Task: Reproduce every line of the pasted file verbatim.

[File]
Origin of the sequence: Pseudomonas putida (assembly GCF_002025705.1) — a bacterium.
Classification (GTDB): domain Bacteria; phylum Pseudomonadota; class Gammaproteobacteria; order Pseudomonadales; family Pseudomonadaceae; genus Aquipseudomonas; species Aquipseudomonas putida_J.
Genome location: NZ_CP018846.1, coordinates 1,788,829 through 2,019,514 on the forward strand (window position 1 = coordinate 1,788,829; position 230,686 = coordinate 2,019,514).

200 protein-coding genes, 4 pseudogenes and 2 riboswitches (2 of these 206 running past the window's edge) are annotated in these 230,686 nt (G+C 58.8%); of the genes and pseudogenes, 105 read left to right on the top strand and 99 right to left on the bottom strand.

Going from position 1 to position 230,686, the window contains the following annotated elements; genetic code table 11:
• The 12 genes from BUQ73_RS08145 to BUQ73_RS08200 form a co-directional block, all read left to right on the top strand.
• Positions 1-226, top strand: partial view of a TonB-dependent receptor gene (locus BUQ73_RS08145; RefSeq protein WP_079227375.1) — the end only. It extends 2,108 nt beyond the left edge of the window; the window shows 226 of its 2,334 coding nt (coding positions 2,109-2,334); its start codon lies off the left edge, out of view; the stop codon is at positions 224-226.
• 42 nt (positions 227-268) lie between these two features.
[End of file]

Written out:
Origin of the sequence: Pseudomonas putida (assembly GCF_002025705.1) — a bacterium.
Classification (GTDB): domain Bacteria; phylum Pseudomonadota; class Gammaproteobacteria; order Pseudomonadales; family Pseudomonadaceae; genus Aquipseudomonas; species Aquipseudomonas putida_J.
Genome location: NZ_CP018846.1, coordinates 1,788,829 through 2,019,514 on the forward strand (window position 1 = coordinate 1,788,829; position 230,686 = coordinate 2,019,514).

200 protein-coding genes, 4 pseudogenes and 2 riboswitches (2 of these 206 running past the window's edge) are annotated in these 230,686 nt (G+C 58.8%); of the genes and pseudogenes, 105 read left to right on the top strand and 99 right to left on the bottom strand.

Going from position 1 to position 230,686, the window contains the following annotated elements; genetic code table 11:
• The 12 genes from BUQ73_RS08145 to BUQ73_RS08200 form a co-directional block, all read left to right on the top strand.
• Positions 1-226, top strand: partial view of a TonB-dependent receptor gene (locus BUQ73_RS08145; RefSeq protein WP_079227375.1) — the end only. It extends 2,108 nt beyond the left edge of the window; the window shows 226 of its 2,334 coding nt (coding positions 2,109-2,334); its start codon lies off the left edge, out of view; the stop codon is at positions 224-226.
• 42 nt (positions 227-268) lie between these two features.